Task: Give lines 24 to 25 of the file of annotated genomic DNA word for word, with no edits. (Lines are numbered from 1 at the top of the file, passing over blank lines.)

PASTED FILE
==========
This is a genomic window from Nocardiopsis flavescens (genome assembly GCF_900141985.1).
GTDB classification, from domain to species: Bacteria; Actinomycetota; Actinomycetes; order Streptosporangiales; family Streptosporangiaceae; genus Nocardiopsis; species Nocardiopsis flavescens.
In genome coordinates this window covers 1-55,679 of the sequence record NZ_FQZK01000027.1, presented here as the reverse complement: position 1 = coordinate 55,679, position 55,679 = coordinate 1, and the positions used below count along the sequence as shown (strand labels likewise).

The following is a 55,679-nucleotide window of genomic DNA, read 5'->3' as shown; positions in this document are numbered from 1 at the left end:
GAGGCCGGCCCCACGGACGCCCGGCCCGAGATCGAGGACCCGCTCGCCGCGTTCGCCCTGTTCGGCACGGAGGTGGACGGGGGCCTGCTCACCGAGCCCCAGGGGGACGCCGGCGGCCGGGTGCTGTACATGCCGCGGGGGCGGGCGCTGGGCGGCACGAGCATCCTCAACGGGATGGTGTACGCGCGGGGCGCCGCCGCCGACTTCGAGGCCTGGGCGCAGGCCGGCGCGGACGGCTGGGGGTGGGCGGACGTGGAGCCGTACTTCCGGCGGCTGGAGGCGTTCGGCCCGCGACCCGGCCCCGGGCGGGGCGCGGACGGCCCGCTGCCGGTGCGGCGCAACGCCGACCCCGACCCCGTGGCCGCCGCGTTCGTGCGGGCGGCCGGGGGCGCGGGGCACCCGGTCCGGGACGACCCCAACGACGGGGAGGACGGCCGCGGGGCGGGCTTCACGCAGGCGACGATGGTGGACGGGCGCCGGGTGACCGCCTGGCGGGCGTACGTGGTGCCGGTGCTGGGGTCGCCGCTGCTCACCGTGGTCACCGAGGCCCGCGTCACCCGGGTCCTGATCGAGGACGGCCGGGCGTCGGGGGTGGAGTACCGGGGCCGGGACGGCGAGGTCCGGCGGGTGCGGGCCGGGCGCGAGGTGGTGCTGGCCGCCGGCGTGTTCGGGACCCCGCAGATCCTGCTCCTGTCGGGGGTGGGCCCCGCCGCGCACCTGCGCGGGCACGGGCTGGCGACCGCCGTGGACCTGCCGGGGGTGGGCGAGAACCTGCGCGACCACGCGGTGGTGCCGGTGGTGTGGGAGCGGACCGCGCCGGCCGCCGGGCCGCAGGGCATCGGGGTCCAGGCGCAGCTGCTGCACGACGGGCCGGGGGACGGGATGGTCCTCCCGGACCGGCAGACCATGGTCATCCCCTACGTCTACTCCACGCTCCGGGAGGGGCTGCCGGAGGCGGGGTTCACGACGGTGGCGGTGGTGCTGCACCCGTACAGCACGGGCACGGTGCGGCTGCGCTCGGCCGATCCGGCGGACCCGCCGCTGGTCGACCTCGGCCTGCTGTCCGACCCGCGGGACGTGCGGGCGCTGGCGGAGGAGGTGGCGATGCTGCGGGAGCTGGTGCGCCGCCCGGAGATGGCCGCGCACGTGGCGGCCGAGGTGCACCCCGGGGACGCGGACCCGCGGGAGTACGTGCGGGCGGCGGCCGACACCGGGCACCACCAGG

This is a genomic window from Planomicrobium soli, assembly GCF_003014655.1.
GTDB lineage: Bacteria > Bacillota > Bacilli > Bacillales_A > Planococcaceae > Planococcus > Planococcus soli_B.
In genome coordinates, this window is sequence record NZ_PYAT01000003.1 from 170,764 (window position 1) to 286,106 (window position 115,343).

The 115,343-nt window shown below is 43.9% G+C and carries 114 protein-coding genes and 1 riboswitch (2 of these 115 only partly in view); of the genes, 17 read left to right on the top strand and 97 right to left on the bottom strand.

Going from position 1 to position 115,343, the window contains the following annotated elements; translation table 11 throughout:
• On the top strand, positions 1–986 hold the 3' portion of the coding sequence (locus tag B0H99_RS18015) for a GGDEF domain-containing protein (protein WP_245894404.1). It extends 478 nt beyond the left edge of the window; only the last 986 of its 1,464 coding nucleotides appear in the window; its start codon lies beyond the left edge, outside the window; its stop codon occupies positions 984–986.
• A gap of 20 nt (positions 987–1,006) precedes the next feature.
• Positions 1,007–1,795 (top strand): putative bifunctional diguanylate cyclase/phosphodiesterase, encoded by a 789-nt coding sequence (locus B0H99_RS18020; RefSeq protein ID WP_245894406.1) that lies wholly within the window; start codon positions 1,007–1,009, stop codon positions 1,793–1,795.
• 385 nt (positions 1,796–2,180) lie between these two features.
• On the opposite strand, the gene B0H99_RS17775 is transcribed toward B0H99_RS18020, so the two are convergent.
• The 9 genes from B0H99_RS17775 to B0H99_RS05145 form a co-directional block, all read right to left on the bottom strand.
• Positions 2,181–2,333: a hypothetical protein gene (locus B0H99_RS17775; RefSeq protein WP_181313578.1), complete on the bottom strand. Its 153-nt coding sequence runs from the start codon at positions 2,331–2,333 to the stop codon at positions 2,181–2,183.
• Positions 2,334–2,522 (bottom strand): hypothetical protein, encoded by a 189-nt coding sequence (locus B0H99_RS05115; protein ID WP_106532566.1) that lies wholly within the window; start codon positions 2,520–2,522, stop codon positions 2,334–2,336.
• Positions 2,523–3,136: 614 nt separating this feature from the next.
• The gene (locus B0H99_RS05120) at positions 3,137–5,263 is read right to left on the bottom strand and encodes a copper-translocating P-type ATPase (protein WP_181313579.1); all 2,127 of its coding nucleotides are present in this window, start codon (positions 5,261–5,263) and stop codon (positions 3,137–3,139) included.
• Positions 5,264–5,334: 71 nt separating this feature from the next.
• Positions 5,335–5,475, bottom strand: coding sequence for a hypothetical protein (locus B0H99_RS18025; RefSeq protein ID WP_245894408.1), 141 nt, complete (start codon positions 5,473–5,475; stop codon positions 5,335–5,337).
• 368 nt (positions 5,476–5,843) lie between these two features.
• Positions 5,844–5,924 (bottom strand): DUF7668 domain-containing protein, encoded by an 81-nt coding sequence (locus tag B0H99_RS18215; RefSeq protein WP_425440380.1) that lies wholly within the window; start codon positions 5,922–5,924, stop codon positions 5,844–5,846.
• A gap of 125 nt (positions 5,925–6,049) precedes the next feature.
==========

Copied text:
• Positions 5,844–5,924 (bottom strand): DUF7668 domain-containing protein, encoded by an 81-nt coding sequence (locus tag B0H99_RS18215; RefSeq protein WP_425440380.1) that lies wholly within the window; start codon positions 5,922–5,924, stop codon positions 5,844–5,846.
• A gap of 125 nt (positions 5,925–6,049) precedes the next feature.